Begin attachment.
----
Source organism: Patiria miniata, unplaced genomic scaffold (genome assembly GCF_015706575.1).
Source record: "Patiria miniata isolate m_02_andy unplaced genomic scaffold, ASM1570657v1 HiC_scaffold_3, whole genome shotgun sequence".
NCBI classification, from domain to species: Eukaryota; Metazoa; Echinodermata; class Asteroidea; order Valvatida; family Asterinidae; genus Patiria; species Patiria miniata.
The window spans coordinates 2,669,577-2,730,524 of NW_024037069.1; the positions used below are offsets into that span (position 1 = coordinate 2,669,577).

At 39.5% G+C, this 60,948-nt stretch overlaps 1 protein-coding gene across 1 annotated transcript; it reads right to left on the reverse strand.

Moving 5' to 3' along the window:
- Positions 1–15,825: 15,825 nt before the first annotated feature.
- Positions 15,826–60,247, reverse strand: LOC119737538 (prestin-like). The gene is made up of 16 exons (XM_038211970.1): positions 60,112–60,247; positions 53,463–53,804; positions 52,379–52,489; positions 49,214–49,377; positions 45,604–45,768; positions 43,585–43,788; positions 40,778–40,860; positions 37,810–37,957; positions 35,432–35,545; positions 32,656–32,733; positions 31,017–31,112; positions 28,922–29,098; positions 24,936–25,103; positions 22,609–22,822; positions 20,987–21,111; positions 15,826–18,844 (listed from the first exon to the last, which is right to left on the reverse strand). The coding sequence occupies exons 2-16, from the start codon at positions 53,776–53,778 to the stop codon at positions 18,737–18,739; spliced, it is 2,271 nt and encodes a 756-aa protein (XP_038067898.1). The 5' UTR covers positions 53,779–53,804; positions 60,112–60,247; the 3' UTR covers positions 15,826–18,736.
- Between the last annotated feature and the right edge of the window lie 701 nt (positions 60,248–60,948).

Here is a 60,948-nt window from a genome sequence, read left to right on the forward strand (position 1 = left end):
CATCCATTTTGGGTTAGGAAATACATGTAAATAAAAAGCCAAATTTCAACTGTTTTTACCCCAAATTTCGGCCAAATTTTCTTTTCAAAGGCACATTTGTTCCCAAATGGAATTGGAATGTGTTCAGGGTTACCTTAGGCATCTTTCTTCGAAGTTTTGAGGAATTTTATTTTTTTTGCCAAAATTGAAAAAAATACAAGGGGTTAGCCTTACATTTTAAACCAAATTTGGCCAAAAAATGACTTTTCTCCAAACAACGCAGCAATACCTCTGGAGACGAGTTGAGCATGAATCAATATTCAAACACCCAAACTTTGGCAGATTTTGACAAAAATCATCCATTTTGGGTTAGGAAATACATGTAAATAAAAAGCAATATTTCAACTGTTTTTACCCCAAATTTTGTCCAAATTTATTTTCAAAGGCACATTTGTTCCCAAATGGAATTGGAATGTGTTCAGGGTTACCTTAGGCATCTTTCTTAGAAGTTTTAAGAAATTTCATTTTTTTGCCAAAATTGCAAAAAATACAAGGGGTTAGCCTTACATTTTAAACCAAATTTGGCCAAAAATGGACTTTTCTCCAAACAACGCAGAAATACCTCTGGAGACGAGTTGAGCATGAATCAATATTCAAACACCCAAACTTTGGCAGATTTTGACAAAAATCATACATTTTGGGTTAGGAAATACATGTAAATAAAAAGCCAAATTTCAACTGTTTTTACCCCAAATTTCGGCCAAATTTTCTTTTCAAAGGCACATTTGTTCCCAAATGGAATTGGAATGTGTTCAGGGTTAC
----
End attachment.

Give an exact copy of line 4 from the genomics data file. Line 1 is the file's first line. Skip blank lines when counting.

The window spans coordinates 2,669,577-2,730,524 of NW_024037069.1; the positions used below are offsets into that span (position 1 = coordinate 2,669,577).